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A.Vogel plant encyclopaedia

Achillea millefolium L.

Yarrow

History

Achillea millefolium - Yarrow

According to Pliny, the Latin word achillea is derived from the Greek achilleía and refers to Achilles, the hero of the Trojan War. Achilles was instructed in the art of healing by the centaur, Chiron, and is supposed to have used medicinal plants to heal his warriors.

Millefolium is a borrowed translation of the Greek word myrióphyllon, which means ‘bearing  numerous leaves’. The name is mentioned as early as Pliny and Dioscorides. In English, the name Yarrow is traced through the Old High German Garwa or Garwe, which may mean ‘the provided‘, or ’the healer’ from the Old English gearwe.

Botanical characteristics

Achillea millefolium - Botanical characteristics

The Yarrow's basal leaf rosette and annual, 20cm to 80cm high, leaved stalk rises from a creeping, perennial rootstock. The lanceolate leaves are bi- to tri-pinnate. The leaves and stalk are finely haired. At the end of the stalk stand the small double flowerheads with white, pink or purple lingulate flowers in flat-topped clusters.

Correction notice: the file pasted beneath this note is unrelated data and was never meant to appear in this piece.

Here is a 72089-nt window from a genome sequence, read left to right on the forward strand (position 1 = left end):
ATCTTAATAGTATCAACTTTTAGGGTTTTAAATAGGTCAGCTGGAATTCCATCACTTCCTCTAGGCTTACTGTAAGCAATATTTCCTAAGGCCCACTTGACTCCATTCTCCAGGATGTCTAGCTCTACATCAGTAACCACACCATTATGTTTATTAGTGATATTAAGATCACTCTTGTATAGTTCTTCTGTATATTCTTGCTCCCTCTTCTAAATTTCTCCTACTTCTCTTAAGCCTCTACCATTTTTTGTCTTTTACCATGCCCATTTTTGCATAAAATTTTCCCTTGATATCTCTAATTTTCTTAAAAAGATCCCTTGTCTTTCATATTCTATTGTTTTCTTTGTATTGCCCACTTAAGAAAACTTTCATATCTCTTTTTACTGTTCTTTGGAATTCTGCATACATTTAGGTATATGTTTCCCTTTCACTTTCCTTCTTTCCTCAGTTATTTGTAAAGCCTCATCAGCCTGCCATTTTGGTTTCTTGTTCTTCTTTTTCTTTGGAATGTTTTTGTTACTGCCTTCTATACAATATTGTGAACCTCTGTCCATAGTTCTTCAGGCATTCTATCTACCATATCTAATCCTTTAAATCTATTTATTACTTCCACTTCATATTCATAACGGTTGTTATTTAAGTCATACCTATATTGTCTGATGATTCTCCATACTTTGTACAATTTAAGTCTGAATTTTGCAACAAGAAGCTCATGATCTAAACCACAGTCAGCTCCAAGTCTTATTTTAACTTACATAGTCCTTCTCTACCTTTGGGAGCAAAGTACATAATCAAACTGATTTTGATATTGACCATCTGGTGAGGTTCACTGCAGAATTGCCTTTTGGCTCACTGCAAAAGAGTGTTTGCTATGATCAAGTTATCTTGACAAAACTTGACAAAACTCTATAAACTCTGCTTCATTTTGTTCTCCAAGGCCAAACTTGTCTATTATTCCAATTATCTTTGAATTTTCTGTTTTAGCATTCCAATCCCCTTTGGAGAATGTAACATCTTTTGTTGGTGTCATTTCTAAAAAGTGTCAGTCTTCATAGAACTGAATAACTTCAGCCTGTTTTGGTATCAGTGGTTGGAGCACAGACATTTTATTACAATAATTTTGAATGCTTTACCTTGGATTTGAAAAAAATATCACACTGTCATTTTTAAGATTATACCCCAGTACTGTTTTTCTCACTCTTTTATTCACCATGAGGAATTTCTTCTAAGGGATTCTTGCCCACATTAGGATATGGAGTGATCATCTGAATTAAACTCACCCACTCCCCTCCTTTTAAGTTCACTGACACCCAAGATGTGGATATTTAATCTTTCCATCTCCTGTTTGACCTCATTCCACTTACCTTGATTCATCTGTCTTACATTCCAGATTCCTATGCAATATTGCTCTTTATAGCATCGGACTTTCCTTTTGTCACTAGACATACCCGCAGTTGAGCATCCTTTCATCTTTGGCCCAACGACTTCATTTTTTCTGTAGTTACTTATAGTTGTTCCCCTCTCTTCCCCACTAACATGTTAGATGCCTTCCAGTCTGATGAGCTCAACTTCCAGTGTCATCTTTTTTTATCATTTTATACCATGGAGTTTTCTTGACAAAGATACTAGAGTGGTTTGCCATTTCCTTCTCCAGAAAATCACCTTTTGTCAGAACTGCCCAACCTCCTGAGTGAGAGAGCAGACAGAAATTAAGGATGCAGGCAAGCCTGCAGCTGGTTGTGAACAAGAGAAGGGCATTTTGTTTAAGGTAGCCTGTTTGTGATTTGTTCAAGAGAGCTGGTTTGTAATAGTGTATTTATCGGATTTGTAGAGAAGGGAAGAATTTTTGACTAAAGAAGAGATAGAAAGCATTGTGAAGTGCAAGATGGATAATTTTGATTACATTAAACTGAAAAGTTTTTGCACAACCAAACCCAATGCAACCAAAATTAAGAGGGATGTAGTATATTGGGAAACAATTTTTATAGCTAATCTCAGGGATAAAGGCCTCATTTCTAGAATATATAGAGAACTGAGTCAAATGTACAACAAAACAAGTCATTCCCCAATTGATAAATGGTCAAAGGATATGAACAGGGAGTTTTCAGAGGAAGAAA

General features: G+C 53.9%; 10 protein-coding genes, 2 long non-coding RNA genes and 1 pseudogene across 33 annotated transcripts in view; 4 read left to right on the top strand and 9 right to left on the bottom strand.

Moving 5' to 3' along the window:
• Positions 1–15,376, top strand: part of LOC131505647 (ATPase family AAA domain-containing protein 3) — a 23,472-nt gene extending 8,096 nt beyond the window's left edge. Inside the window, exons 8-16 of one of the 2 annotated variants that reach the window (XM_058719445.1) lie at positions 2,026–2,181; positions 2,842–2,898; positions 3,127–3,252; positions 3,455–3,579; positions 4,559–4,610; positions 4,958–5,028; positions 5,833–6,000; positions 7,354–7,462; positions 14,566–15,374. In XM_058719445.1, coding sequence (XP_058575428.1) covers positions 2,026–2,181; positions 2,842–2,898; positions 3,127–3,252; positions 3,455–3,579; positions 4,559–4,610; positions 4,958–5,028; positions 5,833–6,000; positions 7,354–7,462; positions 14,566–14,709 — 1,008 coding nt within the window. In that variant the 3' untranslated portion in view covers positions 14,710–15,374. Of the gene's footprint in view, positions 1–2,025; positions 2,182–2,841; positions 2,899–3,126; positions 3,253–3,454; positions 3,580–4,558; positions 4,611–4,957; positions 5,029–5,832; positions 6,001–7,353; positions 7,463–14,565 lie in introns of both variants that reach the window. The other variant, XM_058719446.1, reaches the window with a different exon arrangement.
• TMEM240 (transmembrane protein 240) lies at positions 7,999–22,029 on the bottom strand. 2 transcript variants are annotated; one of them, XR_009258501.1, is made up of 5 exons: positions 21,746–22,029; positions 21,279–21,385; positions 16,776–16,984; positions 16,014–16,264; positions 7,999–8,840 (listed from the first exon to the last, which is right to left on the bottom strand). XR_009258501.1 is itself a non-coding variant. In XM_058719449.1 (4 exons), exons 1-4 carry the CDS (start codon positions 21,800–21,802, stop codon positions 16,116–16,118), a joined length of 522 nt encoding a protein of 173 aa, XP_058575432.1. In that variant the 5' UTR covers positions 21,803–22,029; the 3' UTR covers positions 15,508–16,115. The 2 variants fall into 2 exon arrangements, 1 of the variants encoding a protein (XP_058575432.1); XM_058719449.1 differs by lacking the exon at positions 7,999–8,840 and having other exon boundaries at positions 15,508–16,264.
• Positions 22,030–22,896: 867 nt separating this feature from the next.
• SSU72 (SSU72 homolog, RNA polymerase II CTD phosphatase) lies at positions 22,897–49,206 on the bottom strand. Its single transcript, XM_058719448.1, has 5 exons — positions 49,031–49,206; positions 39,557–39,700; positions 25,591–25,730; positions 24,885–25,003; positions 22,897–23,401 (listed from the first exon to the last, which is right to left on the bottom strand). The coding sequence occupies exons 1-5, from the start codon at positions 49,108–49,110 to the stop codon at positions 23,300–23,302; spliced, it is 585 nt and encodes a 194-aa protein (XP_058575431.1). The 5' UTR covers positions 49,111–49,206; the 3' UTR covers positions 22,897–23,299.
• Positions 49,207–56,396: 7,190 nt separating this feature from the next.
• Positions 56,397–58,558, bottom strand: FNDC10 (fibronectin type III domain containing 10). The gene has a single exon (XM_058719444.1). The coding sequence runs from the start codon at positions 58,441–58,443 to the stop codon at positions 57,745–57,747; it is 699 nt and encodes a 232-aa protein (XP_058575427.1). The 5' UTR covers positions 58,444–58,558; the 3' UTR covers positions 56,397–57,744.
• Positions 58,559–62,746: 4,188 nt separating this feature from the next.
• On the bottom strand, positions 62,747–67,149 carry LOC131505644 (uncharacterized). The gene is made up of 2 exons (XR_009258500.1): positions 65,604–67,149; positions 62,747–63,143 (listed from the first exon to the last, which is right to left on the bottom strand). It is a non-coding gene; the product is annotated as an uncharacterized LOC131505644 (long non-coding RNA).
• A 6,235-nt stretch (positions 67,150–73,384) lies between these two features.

Yarrow flowers from May to October.

The Yarrow has numerous subspecies that are not easy to distinguish morphologically but whose chemical composition differs greatly. Bioforce cultivates the tetraploid (= having four times the normal amount of chromosomes) subspecies ssp. collina. It is the only subspecies containing the blue essential oil, azulene.

Habitat

Achillea millefolium - Habitat

The Yarrow thrives on dry meadows and sunny roadsides at elevations up to 2500 metres. It is native to Europe, northern Asia, and the Caucasus, and has been introduced into North America, Australia and New Zealand.

Preparation

Achillea millefolium - Preparation

A.Vogel/Bioforce uses the alcohol extract from the fresh, organically grown, aboveground portions of the plant harvested when it flowers.

Yarrow herb is often prepared as a tea. It is also used as a bath additive.


Official designation

Yarrow herb

 

Family

Asteraceae (= Compositae)

 

Common names

Bloodwort

Carpenter’s weed

Devil's plaything

Devil’s nettle

Herbe militaris

Knight's milfoil

Milfoil

Military herb

Nosebleed

Old man's pepper

Sanguinary

Soldier's woundwort

Staunchweed

Thousand weed

Yarroway

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